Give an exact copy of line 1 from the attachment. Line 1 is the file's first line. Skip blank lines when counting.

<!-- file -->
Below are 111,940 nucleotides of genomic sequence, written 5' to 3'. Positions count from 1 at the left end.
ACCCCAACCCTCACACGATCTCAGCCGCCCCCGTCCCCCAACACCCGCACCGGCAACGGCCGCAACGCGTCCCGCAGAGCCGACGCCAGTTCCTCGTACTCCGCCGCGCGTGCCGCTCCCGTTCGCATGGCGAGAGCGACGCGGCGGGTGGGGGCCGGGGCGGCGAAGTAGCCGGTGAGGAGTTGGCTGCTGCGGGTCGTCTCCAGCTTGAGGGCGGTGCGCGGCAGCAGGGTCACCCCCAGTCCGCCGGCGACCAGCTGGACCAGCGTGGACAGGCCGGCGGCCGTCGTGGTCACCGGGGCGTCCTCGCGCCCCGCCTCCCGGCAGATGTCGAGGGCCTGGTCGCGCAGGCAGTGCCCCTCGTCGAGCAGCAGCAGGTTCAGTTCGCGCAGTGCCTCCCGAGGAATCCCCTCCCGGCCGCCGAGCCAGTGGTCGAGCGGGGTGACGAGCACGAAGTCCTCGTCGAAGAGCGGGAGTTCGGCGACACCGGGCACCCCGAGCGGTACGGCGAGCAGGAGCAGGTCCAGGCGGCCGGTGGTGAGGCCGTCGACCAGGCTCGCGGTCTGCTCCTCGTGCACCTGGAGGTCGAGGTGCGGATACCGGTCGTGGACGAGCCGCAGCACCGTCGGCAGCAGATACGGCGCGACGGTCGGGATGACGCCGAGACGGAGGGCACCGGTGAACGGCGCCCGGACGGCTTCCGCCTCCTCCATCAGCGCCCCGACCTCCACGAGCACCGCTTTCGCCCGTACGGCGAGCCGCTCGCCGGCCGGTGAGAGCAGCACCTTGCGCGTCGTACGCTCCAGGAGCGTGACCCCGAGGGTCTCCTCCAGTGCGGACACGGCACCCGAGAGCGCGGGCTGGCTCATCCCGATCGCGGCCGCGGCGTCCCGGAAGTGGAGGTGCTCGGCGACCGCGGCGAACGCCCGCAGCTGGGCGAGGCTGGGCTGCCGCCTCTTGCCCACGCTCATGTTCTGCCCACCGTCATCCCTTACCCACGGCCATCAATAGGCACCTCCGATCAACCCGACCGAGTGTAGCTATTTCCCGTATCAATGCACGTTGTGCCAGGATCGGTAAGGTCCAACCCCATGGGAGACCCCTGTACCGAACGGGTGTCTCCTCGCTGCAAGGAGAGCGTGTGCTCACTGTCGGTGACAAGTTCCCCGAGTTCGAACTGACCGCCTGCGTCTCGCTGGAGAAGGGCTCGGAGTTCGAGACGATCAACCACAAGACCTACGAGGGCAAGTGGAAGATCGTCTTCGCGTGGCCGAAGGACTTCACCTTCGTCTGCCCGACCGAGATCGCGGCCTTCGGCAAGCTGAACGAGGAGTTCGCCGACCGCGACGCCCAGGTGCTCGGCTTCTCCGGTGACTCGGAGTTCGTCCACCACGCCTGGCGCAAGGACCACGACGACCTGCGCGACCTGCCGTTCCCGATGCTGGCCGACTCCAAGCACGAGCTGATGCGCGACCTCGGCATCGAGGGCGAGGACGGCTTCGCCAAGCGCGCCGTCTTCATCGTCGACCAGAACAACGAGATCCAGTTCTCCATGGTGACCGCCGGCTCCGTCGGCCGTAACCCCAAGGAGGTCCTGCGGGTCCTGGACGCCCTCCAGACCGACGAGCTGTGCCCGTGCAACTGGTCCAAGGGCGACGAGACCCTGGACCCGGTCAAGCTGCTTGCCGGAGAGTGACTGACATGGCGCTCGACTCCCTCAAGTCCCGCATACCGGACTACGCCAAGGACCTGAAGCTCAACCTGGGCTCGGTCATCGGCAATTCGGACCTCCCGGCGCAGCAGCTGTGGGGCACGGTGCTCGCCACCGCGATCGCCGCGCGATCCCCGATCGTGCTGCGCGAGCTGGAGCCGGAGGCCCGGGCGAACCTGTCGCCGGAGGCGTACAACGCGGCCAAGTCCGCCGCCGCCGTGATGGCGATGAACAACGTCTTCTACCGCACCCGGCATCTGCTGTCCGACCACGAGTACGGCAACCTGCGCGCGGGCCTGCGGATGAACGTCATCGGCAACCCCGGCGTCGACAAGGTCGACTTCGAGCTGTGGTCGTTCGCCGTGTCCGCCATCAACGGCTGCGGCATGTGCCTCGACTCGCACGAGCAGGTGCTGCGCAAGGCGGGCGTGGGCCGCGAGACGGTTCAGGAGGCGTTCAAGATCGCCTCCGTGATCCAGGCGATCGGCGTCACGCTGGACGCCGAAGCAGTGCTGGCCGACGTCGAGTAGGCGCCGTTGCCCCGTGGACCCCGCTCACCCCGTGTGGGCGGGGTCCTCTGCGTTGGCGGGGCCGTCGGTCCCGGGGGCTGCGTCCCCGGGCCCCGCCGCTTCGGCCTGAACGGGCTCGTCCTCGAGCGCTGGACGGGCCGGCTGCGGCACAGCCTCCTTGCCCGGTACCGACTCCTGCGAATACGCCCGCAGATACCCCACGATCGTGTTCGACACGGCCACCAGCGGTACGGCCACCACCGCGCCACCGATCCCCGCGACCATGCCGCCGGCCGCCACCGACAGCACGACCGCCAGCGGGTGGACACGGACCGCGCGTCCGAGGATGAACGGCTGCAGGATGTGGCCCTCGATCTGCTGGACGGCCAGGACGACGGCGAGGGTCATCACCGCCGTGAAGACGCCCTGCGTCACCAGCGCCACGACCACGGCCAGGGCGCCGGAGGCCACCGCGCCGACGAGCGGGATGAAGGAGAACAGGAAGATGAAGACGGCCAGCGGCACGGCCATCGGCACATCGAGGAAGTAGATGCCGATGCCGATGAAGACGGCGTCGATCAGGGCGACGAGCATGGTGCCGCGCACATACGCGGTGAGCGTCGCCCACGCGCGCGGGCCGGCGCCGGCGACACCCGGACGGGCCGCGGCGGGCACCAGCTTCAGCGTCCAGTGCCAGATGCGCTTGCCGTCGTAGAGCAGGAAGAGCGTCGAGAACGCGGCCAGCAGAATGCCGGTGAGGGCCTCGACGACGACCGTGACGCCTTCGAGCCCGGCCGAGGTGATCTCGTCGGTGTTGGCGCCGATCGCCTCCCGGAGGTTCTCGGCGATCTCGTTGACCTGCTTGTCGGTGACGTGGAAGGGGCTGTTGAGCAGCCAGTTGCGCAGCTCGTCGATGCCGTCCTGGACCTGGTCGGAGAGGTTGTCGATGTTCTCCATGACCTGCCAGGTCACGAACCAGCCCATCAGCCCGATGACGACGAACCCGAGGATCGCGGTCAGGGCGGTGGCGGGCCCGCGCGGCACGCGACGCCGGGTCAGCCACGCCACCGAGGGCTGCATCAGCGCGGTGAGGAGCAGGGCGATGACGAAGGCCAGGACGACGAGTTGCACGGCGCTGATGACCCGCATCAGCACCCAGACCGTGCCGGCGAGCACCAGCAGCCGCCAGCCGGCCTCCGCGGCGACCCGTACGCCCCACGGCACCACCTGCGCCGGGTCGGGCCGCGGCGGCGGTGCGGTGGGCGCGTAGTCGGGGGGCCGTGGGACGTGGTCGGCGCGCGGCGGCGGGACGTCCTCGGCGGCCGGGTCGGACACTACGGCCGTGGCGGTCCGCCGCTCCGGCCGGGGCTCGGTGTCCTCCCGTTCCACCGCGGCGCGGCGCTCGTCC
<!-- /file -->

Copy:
Below are 111,940 nucleotides of genomic sequence, written 5' to 3'. Positions count from 1 at the left end.